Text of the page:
A literature study on marine litter governance by Ashley Hedger.

The ocean may be vast, but it does have it limits to how much overexploitation and pollution it can take, and such damages could be irreversible.

Garrett Hardin’s “The Tragedy of the Commons”, written in 1968, drew attention to how the users of common-pool resources create a cycle of destruction to the resources on which they have come to depend. It is in the absence of effective institutions that natural resources and the environment become vulnerable to increasing human population, consumption, and advanced technology for resource extraction, all of which have increased at unprecedented levels in the last decades (Dietz et al. 2003). Several problems threatening the world’s oceans today include overfishing, ocean disposal and spills, destruction of coastal ecosystems, land-based contamination, and climate change (Costanza et al. 1998).

Recent attention has been focused on marine litter, plastics particularly, and the growing impacts it has on the marine environment, (costal) societies and economics. Marine litter, also commonly referred to as marine debris, is defined by the United Nations Environment Program (UNEP) as “any persistent, manufactured, or processed solid material that is discarded, disposed of or abandoned in the marine and coastal environment” (UNEP 2009). Given UNEP’s definition of marine litter, this includes pollution sources from both land-and sea-based sources. The dual pollution sources of marine litter require multilateral organizations and other stakeholders to get involved in negotiating, implementing and enforcing regulation and management strategies. The strategies include preventive, mitigation, removing and behavior changing measures (Chen 2015). The diversity of actors (ranging e.g. from local fishers, to national governments and UN-bodies) along with a complex structure of interests and various solutions challenge the establishment of a comprehensive framework that fits different temporal and spatial scale needs.

Some of the first regulatory measures to tackle marine litter issues in the 1970s came from observed macroplastic pollution and its ingestion and entanglement of marine life. Meanwhile the focus has broadened to consider microplastics and their environmental implications on the marine environment and human health, too (Andrady 2011). First international regulations mainly focused on targeting sea-based pollution sources, such as the International Convention for the Prevention of Pollution from Ships (MARPOL) and the United Nations Convention on the Law of the Sea (UNCLOS). The focus has shifted now to targeting the primary source of marine litter from land-based sources through several international agreements like the Global Program of Action for the Protection of the Marine Environment from Land-based Activities (GPA) and others. But these agreements are in contrast to MARPOL and UNCLOS only voluntary and not of binding character (Ryan 2015, Simon and Schulte 2017, Stöfen-O´Brien 2015).

The results of the literature study have made it clear that ocean governance pertaining to marine litter today is a patchwork of international conventions and actors from different sectors with differing views. The patchwork has developed over time due to a constantly evolving knowledge base and a growing political and social attention. Over the last three decades new organizations and institutions evolved, such as multi-level stakeholder platforms (like the Global Partnership on Marine Litter). At present, a multitude of (parallel) initiatives by various actors from politics, environmental organizations, private sector, civil society and research (co-)exists. Notwithstanding the overall impression is, that there is only a handful of powerful actors shaping marine litter related ocean governance today.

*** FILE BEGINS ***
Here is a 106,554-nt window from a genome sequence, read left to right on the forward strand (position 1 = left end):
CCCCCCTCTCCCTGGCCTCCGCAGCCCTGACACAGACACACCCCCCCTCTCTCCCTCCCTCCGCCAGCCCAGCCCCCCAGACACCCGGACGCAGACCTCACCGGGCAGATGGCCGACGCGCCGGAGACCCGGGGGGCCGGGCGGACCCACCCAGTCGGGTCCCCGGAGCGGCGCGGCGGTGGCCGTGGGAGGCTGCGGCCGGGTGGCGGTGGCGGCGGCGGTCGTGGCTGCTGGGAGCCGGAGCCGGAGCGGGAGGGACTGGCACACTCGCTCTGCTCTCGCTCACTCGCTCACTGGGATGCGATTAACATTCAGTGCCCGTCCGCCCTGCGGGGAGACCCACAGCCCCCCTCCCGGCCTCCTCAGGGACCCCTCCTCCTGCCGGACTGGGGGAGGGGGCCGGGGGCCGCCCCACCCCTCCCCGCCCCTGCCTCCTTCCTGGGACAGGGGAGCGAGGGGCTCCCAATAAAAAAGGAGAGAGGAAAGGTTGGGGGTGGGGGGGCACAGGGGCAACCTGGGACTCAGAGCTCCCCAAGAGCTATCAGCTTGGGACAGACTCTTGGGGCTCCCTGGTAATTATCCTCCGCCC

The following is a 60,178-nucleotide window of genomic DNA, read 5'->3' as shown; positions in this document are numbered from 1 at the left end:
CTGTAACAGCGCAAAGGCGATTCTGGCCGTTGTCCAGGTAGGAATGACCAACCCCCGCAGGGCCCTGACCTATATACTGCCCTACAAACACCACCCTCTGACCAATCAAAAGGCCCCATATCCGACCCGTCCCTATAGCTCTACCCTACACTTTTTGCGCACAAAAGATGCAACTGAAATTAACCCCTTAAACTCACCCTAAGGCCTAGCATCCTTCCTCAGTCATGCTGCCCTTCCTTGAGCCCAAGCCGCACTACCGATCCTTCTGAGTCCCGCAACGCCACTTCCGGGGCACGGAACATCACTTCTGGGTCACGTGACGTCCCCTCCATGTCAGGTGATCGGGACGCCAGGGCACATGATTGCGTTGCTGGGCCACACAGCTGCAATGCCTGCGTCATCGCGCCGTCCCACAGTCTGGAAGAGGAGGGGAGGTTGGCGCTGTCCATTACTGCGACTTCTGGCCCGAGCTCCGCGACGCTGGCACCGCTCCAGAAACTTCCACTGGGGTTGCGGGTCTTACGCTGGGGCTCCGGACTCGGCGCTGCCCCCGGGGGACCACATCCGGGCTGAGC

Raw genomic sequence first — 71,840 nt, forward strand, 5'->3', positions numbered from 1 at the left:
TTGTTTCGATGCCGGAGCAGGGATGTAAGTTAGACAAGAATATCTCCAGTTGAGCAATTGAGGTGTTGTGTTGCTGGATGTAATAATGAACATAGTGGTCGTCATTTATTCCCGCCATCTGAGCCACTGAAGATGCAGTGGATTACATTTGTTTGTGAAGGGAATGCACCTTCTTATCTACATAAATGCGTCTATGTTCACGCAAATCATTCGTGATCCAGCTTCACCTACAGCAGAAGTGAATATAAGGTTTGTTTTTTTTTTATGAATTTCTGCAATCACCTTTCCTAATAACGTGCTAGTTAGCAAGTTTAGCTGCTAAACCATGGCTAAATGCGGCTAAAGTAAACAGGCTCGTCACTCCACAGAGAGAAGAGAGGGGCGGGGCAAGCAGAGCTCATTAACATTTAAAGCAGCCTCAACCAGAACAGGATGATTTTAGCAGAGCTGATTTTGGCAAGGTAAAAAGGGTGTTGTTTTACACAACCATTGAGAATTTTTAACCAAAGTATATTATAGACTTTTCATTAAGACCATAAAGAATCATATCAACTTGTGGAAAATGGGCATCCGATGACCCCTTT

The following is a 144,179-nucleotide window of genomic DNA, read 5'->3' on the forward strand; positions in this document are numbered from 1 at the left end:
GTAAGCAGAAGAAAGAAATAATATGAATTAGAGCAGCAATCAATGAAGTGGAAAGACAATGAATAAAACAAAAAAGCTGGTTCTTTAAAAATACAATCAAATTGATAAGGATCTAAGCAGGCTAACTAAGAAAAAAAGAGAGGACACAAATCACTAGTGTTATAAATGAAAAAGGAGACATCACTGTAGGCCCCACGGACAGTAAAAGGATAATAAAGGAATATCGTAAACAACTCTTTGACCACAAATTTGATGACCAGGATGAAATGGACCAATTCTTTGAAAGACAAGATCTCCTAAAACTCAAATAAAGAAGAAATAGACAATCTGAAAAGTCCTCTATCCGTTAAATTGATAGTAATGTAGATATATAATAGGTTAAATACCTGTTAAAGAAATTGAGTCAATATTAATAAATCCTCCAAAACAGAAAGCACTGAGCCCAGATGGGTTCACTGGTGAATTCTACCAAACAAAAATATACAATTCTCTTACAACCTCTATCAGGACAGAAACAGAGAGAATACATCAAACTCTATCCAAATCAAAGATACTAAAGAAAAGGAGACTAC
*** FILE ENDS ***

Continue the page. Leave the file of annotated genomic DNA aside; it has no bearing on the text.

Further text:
Ashely Hedger accomplished an internship in the PlastX research group. Currently, she is studying the International Master of Environmental Science (IMES) at the University of Cologne.



Andrady, A. L. (2011). Microplastics in the marine environment. Marine Pollution Bulletin, 62(8), 1596-1605.

Chen, C.-L. (2015). Regulation and Management of Marine Litter. In Bergmann, M., Gutow, L., Klages, M. (eds): Marine Anthropogenic Litter. Springer, 395-428.

Costanza, R., Andrade, F., Antunes, P., et al. (1998). Principles for Sustainable Governance of the Oceans. Science, 281(5374), 198-199.

Dietz, T., Ostrom, E., Stern, P. (2003). The Struggle to Govern the Commons. Science, 302(5652), 1907-1912.

GPA https://www.unep.org/gpa/

GPML https://www.unep.org/gpa/what-we-do/global-partnership-marine-litter

Hardin, G. (1968). The Tragedy of the Commons. Science, 162(3859), 1243-1248.

MARPOL http://www.mar.ist.utl.pt/mventura/Projecto-Navios-I/IMO-Conventions%20(copies)/MARPOL.pdf

Ryan, P.G. (2015). A brief history of marine litter research. In M. Bergmann, L. Gutow, M. Klages eds.: Marine anthropogenic litter, Springer: Berlin, 117-140

Simon, N., Schulte, L. (2017). Stopping Global Plastic Pollution: The Case for an International Convention. Ecology Publication Series, Volume 43 Heinrich Böll Foundation

Stöfen-O’Brien, A. (2015). The International and European Legal Regime Regulating Marine Litter in the EU. Nomos: Baden-Baden

UNCLOS http://www.un.org/Depts/los/convention_agreements/texts/unclos/unclos_e.pdf

UNEP (2009). Marine litter. A global challenge. Nairobi.